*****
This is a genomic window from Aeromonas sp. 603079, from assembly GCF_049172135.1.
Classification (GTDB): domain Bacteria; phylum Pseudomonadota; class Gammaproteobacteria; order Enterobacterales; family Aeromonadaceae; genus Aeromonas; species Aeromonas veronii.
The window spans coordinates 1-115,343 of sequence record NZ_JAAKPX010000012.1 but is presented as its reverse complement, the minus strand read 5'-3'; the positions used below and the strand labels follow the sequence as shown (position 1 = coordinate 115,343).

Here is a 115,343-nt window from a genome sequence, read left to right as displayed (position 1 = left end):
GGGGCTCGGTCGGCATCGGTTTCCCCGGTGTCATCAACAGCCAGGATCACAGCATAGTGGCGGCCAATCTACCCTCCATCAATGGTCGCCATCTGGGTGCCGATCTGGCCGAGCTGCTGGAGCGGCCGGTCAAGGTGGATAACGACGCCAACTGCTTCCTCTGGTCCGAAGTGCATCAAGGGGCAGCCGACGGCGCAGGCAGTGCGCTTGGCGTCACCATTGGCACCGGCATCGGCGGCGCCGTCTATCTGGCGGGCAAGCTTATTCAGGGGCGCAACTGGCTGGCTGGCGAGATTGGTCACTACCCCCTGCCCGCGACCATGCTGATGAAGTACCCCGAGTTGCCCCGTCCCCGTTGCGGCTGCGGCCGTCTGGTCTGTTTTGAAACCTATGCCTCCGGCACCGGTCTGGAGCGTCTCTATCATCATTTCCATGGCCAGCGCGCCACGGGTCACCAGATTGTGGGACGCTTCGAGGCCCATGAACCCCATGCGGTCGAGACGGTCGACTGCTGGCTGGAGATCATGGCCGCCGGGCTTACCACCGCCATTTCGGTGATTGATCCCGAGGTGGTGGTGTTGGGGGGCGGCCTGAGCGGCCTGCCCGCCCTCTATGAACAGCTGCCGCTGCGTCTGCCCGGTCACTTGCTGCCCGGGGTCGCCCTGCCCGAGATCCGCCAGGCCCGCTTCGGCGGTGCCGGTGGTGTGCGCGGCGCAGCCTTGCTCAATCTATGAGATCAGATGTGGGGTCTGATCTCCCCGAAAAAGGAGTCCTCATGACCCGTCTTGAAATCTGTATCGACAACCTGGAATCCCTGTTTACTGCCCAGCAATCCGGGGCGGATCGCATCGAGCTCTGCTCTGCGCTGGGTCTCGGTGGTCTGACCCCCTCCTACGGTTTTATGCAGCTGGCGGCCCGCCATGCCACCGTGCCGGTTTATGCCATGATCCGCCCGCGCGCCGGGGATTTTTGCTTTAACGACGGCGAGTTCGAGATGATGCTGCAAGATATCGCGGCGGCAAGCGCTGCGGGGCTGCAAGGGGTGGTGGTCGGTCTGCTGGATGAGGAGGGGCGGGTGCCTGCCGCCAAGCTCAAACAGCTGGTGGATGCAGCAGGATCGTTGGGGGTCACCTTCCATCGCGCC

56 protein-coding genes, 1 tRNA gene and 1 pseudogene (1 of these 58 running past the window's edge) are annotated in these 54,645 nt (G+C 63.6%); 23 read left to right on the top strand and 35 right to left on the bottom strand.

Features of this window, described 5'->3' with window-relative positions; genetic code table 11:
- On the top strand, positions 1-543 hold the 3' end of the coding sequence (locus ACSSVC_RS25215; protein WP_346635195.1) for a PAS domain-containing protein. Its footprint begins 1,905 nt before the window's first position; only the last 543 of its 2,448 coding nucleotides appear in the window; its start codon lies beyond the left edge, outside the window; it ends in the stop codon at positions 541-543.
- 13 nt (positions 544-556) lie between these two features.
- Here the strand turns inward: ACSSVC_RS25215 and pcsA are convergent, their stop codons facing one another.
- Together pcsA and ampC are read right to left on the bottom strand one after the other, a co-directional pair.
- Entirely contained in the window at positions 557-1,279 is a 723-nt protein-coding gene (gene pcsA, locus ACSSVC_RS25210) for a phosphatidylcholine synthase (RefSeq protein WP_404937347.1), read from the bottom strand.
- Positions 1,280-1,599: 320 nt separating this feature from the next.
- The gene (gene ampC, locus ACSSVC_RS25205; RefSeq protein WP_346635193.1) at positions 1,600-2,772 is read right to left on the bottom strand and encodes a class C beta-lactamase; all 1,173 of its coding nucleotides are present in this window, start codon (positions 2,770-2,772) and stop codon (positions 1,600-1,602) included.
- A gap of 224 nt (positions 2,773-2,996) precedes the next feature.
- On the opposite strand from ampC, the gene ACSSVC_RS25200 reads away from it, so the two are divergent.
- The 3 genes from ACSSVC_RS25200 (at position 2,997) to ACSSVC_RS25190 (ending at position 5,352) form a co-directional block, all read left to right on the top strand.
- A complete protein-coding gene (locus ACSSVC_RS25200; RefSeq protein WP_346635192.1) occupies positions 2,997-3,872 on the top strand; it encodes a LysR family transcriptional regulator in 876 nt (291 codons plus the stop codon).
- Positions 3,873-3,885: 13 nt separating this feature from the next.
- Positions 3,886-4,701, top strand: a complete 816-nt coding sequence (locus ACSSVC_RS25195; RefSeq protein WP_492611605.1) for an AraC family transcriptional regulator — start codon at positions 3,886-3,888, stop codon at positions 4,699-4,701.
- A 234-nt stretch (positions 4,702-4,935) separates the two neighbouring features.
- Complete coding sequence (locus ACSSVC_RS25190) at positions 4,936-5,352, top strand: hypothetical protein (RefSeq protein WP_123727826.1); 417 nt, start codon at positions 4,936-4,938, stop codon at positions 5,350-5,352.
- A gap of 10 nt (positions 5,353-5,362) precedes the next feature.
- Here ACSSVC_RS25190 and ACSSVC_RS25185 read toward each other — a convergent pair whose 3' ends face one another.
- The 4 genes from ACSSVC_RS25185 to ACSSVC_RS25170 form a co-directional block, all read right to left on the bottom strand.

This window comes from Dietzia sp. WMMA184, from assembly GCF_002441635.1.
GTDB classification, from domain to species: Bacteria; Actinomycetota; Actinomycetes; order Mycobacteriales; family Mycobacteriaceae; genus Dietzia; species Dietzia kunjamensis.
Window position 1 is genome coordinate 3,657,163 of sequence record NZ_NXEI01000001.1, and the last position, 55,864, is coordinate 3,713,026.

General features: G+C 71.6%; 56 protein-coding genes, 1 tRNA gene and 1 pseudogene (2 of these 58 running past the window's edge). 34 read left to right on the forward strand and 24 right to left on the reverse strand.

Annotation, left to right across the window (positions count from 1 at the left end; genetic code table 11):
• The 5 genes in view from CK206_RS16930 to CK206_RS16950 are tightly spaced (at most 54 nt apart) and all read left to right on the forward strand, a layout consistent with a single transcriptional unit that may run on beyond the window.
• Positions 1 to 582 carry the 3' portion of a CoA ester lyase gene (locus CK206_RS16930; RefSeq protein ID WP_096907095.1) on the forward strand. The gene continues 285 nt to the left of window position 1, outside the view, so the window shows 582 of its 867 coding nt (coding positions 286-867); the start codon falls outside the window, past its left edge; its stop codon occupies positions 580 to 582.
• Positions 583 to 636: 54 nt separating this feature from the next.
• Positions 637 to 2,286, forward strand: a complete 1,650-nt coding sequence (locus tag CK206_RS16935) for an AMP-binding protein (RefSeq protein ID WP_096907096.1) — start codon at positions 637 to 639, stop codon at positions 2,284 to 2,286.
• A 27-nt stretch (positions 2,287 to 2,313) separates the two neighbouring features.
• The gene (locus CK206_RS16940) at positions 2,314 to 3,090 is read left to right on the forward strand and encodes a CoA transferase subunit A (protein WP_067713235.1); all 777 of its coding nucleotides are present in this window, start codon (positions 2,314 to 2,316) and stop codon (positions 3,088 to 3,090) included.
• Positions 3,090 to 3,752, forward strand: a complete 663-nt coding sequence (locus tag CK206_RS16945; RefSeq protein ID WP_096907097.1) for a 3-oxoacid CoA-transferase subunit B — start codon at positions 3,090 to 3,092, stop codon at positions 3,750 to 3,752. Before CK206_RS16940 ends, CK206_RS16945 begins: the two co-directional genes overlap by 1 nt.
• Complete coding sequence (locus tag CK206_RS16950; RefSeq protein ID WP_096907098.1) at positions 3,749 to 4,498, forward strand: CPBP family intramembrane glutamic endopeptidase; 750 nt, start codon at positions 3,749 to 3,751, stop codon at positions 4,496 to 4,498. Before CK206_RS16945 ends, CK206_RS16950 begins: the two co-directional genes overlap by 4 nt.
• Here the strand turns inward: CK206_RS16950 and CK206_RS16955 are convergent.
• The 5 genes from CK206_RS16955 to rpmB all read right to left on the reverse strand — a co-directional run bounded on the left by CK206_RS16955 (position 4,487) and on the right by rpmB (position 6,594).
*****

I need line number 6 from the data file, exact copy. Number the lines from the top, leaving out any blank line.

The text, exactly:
56 protein-coding genes, 1 tRNA gene and 1 pseudogene (1 of these 58 running past the window's edge) are annotated in these 54,645 nt (G+C 63.6%); 23 read left to right on the top strand and 35 right to left on the bottom strand.